Date of Award


Degree Name

Doctor of Philosophy


Counselor Education and Counseling Psychology

First Advisor

Dr. Eric M. Sauer


The purpose of the current study was to help understand scholarly activity better among counseling psychology doctoral students. Two new variables were added to the previously created predictor model of scholarly activity: advisory working alliance and research competence. Three path analytic models were designed in the current study: (1) a primary hypothesized model, (2) an alternative model, and (3) a trimmed model. In the first model, grounded in social-cognitive career theory (SCCT) and the research training environment (RTE) theory, scholarly activity was hypothesized to be explained directly by research interests, research outcome expectations, research self-efficacy, research competence, and year in program. Through these mediator variables, it was expected that investigative interests, research training environment, and advisory working alliance would all indirectly explain scholarly activity. Data from 459 counseling psychology doctoral students were used to test the three path models. Model 1 was shown to be a "good fit" to the data and explained 17% of the variance in scholarly activity.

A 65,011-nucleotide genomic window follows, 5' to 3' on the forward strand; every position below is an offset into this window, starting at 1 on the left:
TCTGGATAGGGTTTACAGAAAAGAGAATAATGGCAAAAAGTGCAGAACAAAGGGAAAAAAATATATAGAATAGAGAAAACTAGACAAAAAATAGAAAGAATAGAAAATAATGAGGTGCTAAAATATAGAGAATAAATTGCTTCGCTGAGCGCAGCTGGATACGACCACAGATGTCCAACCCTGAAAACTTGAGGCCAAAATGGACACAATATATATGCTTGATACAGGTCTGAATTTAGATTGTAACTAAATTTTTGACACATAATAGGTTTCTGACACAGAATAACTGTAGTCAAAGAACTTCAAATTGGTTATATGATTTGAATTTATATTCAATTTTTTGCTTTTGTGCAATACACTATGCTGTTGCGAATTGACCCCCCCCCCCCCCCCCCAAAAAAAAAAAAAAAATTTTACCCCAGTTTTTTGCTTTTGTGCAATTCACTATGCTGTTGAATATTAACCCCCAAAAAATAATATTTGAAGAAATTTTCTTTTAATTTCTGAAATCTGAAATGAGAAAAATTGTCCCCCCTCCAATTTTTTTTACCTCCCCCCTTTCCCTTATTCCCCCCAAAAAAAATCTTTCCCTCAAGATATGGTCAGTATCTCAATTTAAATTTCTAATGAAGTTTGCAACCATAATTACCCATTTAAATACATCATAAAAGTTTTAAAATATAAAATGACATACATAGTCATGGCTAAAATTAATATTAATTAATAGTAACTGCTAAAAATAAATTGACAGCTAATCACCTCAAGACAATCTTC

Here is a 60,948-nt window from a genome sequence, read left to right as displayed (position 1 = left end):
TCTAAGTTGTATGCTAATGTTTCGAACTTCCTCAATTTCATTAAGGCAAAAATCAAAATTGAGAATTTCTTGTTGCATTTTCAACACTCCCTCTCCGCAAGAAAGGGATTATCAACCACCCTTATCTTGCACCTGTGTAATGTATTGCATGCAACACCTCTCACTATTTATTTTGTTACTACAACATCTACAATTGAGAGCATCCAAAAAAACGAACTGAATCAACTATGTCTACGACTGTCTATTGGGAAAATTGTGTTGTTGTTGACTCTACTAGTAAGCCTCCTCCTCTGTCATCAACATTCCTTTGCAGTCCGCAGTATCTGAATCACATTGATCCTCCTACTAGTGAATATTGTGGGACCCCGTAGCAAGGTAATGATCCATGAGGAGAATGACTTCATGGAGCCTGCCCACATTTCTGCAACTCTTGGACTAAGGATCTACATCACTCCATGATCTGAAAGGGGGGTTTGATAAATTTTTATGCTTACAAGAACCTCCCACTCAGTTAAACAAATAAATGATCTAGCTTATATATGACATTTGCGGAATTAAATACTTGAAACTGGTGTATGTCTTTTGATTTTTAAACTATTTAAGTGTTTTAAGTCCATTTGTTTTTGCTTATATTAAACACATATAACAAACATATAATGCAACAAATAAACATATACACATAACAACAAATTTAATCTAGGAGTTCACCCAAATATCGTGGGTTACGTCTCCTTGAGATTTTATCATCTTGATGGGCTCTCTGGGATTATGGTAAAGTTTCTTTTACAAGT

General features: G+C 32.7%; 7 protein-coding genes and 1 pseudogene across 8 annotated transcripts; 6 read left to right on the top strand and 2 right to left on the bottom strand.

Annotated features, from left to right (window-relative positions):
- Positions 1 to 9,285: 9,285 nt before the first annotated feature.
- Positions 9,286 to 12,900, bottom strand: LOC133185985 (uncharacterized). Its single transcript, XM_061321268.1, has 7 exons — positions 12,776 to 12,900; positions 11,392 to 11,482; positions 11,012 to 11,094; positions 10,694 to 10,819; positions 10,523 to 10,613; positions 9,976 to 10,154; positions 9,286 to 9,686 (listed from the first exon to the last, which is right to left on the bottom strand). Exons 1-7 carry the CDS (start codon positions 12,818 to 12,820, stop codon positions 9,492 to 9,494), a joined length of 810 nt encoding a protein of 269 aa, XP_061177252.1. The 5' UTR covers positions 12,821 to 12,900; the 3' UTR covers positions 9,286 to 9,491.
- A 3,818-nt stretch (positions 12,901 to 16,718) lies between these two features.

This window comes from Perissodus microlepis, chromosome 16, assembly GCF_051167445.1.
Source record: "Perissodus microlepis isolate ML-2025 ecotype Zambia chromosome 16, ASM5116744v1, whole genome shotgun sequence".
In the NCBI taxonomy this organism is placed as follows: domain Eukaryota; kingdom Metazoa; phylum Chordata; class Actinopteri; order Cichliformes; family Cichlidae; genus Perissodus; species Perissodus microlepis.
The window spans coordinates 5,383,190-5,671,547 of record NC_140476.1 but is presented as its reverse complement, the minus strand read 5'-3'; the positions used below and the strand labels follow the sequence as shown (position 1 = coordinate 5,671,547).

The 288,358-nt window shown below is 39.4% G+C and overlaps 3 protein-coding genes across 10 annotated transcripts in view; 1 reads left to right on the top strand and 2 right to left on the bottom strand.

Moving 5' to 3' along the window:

Model 2 was designed to provide a better understanding of where research competence belongs in the model. In Model 2, research competence was transitioned from an exogenous variable, as it was in Model 1, to an endogenous variable. Path analysis results revealed that Model 2 was a "poor fit" to the data. Because Model 1 was a better fit than Model 2, findings from Model 1 were used to create a trimmed model. The trimmed model was shown to be a better fit to the data than Model 1. Overall, the model explained 55% of the variance in research self-efficacy, 16% in research outcome expectations, 62% in research interests, and 18% in scholarly activity. Results provided strong support for SCCT and mixed support for RTE theory. Implications are discussed within the context of research training, and future research is suggested.

Access Setting

Dissertation-Open Access